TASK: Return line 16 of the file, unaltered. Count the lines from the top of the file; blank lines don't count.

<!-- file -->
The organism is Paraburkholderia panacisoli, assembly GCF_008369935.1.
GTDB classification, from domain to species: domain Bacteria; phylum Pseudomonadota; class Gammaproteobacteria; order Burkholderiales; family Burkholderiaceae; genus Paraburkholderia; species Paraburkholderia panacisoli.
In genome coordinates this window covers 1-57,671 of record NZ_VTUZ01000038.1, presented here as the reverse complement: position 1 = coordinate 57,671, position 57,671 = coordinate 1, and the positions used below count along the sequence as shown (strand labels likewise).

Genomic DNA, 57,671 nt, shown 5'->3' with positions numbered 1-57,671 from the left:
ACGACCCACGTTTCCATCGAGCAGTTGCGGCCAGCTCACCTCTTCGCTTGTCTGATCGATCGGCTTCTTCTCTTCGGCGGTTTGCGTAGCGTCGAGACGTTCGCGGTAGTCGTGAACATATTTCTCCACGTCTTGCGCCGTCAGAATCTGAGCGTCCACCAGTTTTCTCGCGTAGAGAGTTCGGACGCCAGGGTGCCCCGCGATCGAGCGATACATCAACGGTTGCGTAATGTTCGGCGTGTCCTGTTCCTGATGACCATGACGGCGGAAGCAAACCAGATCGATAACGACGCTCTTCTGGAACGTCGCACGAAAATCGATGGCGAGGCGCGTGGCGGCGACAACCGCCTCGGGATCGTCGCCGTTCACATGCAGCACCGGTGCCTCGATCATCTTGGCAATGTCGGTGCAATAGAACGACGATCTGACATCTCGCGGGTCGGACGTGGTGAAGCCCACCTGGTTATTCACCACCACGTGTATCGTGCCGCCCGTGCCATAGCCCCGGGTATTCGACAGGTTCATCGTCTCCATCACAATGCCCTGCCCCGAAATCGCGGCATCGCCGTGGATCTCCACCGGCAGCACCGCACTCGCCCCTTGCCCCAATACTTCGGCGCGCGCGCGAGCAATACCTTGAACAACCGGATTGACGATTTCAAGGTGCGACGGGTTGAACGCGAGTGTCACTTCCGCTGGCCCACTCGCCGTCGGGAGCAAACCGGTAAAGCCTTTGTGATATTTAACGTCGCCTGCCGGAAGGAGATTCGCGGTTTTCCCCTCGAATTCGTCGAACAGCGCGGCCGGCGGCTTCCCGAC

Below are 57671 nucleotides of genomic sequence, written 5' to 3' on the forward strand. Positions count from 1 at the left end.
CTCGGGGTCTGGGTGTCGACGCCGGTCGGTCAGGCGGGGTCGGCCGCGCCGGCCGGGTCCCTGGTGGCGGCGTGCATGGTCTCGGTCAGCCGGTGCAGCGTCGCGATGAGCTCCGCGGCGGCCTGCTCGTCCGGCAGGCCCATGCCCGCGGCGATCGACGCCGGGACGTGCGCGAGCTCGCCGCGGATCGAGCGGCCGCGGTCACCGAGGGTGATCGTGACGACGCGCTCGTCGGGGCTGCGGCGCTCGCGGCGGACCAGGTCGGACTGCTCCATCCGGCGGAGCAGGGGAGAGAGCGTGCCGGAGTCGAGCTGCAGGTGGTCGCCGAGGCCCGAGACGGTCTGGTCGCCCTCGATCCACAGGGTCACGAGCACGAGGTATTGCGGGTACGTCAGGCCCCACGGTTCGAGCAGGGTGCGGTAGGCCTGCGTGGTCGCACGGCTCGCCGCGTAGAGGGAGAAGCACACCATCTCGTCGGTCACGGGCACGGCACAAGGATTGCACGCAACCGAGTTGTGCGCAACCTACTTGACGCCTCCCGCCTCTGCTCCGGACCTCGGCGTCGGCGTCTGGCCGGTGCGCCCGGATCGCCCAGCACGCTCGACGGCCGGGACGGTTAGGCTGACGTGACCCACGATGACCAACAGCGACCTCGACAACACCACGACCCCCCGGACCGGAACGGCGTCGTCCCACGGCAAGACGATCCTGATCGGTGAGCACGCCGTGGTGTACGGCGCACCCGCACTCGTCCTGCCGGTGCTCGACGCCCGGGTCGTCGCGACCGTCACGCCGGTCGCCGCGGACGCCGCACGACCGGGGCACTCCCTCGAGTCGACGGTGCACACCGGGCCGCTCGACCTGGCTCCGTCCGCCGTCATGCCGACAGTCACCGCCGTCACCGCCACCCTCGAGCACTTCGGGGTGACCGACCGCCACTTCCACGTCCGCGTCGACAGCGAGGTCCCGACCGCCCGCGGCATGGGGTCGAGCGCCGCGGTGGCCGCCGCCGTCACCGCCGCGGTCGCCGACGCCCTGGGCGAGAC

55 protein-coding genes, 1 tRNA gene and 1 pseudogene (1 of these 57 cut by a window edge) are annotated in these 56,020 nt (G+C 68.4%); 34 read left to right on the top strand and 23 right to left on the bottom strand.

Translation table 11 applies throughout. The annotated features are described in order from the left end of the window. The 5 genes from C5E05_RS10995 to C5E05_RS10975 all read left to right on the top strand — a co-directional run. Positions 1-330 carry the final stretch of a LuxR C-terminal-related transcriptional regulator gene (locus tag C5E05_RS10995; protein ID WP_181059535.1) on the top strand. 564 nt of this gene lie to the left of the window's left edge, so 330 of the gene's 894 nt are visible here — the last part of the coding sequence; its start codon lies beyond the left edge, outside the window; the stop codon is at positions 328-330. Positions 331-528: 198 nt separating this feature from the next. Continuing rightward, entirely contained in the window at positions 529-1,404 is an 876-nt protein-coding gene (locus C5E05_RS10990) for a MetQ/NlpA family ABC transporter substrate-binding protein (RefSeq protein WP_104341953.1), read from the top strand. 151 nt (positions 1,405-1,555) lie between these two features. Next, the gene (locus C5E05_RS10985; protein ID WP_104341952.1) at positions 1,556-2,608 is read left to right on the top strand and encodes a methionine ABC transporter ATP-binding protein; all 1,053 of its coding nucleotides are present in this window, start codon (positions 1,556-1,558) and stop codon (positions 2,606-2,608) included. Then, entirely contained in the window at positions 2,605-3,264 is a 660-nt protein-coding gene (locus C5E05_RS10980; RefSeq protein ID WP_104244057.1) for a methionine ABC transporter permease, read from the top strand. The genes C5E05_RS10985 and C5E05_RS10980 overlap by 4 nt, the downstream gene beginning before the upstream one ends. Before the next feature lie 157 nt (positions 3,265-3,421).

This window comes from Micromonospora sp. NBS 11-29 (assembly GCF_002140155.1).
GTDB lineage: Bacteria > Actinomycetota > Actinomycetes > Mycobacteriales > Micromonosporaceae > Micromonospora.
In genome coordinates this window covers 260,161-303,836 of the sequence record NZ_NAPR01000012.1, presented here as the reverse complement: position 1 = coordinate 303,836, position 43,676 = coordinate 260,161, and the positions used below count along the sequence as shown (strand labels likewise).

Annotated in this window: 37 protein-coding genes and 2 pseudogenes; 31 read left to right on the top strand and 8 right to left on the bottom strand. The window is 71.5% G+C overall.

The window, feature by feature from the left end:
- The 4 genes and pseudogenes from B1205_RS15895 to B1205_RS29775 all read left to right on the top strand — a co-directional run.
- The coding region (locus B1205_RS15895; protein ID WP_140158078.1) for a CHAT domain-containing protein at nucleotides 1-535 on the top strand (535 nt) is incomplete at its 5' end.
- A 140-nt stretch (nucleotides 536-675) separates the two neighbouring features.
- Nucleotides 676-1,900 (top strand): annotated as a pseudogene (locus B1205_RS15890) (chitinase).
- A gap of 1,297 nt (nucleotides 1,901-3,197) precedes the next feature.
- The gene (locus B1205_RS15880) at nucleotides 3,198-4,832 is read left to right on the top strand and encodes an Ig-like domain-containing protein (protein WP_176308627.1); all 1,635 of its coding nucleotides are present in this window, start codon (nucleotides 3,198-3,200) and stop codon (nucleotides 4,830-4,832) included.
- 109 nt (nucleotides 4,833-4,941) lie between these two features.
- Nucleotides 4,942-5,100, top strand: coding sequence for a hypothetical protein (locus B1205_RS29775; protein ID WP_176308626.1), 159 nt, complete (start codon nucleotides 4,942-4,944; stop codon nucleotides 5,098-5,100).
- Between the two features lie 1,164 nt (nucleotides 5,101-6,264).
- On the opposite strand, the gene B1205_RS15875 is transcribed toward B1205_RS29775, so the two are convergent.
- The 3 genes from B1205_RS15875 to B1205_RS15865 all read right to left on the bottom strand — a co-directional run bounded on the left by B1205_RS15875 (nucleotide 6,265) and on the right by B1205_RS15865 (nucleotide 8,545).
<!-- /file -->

- The coding region (locus B1205_RS15895; protein ID WP_140158078.1) for a CHAT domain-containing protein at nucleotides 1-535 on the top strand (535 nt) is incomplete at its 5' end.